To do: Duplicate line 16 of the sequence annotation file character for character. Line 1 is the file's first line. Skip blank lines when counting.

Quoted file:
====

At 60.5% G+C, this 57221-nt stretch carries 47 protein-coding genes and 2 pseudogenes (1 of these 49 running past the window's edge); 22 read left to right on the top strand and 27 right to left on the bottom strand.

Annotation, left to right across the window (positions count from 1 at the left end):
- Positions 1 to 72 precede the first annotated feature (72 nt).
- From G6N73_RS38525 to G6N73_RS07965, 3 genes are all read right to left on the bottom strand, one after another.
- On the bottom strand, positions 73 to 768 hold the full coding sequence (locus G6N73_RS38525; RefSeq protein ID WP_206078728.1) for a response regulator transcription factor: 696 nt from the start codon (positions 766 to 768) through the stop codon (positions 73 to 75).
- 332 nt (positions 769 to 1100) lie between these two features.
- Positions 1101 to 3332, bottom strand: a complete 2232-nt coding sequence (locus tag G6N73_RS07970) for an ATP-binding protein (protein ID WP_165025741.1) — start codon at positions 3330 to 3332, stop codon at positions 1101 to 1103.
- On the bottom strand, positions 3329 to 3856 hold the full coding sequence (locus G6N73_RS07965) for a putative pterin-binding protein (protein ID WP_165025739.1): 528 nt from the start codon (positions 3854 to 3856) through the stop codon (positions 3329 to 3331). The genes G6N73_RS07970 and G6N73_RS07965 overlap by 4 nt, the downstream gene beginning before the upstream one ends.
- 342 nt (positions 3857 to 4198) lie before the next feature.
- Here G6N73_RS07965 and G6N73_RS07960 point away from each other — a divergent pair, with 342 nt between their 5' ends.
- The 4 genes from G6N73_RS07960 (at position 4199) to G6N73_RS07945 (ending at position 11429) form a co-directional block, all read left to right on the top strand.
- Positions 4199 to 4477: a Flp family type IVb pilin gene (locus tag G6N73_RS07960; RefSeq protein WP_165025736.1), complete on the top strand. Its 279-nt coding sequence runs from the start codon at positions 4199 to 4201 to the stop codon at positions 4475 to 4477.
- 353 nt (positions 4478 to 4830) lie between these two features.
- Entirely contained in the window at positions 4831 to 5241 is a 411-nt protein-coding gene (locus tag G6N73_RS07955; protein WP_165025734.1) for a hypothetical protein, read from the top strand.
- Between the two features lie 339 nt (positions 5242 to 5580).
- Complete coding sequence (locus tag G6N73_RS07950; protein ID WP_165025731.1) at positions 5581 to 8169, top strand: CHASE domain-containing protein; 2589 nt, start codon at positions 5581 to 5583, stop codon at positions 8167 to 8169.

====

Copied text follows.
- Complete coding sequence (locus tag G6N73_RS07950; protein ID WP_165025731.1) at positions 5581 to 8169, top strand: CHASE domain-containing protein; 2589 nt, start codon at positions 5581 to 5583, stop codon at positions 8167 to 8169.